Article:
Valproate Products: May enhance the hepatotoxic effect of Cannabidiol. Monitor therapy
Voriconazole: CYP2C19 Inhibitors (Moderate) may increase the serum concentration of Voriconazole. Monitor therapy
Warfarin: Cannabinoid-Containing Products may increase the serum concentration of Warfarin. Monitor therapy
May cause a false-positive cannabis screening.
The following adverse drug reactions and incidences are derived from product labeling unless otherwise specified.
Dermatologic: Skin rash (7% to 13%)
Endocrine & metabolic: Weight loss (3% to 31%)
Gastrointestinal: Decreased appetite (16% to 31%), diarrhea (20% to 31%), vomiting (17%)
Hematologic & oncologic: Anemia (7% to 38%)
Hepatic: Increased serum alanine aminotransferase (>3x ULN: 1% to 17%; >20x ULN: <1%), increased serum transaminases (8% to 25%; dose related)
Infection: Infection (40% to 41%), viral infection (7% to 11%)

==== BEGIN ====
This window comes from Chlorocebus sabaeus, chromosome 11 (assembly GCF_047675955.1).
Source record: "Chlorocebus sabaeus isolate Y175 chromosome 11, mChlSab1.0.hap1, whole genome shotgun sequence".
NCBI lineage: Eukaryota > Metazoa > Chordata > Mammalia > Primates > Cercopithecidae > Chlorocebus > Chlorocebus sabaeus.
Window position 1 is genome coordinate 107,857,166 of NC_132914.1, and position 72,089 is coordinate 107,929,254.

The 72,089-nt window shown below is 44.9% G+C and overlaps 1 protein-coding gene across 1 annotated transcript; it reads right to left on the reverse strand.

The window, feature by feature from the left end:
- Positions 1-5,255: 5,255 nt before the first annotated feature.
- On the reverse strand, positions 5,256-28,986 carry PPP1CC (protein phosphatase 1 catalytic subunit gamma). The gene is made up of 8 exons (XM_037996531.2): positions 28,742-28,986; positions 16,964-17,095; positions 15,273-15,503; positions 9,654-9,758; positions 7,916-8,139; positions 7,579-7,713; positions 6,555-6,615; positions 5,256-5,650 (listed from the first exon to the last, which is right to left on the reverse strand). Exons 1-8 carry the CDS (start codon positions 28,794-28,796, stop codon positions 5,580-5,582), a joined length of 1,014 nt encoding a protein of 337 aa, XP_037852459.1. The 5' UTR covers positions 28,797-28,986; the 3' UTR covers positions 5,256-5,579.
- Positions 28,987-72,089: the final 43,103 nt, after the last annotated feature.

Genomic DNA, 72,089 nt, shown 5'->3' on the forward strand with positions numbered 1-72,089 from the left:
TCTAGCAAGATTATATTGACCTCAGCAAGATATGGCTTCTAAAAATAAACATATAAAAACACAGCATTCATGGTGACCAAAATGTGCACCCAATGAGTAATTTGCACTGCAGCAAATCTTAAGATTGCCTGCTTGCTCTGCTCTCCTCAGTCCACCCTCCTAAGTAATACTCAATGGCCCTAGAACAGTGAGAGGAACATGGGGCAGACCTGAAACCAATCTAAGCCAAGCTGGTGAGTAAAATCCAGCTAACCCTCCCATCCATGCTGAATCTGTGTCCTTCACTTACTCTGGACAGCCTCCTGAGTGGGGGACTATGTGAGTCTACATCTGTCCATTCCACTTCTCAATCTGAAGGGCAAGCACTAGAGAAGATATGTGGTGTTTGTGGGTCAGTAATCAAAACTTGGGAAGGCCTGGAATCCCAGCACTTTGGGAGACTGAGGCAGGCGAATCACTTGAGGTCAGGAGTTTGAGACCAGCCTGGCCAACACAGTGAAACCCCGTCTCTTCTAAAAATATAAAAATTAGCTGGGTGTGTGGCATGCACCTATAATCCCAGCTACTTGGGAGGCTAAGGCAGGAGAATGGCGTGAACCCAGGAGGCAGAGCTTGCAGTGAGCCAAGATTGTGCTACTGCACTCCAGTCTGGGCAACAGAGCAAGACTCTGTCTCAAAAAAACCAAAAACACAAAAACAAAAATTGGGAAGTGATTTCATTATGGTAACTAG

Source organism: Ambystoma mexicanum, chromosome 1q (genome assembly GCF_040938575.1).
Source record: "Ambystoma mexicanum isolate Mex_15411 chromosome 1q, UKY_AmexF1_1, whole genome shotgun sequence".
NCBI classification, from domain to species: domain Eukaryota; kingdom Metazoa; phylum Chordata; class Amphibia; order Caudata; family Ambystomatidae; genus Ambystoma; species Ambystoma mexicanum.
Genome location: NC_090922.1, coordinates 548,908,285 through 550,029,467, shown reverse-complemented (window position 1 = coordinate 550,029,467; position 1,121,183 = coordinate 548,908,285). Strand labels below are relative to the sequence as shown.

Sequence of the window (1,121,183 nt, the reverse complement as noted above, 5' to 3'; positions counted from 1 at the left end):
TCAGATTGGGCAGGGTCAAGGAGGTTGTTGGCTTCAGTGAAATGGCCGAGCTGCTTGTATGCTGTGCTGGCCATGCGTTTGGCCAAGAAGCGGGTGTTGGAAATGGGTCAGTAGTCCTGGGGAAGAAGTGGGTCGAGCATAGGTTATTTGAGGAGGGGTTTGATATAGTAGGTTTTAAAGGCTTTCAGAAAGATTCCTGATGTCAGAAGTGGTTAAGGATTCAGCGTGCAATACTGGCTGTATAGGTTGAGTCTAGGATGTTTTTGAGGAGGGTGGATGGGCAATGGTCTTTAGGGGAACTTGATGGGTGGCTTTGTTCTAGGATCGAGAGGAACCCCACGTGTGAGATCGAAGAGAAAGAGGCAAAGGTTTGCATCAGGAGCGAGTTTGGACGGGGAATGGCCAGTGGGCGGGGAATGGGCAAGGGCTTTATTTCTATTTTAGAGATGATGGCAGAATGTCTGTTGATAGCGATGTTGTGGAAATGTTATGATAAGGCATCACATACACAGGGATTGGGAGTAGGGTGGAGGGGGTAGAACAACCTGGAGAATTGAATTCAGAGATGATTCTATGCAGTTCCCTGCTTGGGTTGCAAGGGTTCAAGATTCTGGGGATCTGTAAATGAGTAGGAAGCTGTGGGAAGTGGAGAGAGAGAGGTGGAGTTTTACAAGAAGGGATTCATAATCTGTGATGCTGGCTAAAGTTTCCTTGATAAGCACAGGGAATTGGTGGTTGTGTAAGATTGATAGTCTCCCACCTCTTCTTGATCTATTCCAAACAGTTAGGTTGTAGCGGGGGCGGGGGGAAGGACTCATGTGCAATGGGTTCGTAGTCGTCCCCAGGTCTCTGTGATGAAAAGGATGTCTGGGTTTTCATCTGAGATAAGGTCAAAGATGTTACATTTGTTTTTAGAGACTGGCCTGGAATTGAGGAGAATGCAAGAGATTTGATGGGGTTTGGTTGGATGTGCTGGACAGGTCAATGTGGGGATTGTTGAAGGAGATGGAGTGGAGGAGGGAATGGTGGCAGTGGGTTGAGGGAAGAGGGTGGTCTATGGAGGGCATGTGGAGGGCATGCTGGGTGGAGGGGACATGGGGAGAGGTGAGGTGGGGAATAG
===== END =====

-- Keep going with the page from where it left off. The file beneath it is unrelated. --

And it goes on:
Nervous system: Drowsiness (≤32%), fatigue (≤12%), insomnia (≤11%), lethargy (≤32%), malaise (≤12%), sedated state (≤32%), sleep disorder (≤11%), sleep disturbance (≤11%)
Neuromuscular & skeletal: Asthenia (≤12%)
Miscellaneous: Fever (19%)
1% to 10%:
Gastrointestinal: Abdominal distress (≤3%), abdominal pain (≤3%), gastroenteritis (4% to 8%), nausea (9%), sialorrhea (≤4%)
Genitourinary: Urinary tract infection (5%)
Hematologic & oncologic: Eosinophilia (5%), thrombocytopenia (5%)
Infection: Fungal infection (1% to 3%)
Nervous system: Abnormal gait (2% to 9%), aggressive behavior (≤5%), agitation (≤9%), drooling (≤4%), irritability (≤9%), outbursts of anger (≤5%)
Otic: Otic infection (8%)
Respiratory: Hypoxia (≤3%), pneumonia (4% to 8%), respiratory failure (≤3%), rhinorrhea (4%)
<1%: Hepatic: Increased serum aspartate aminotransferase (>20% ULN)
Frequency not defined:
Hypersensitivity: Hypersensitivity reaction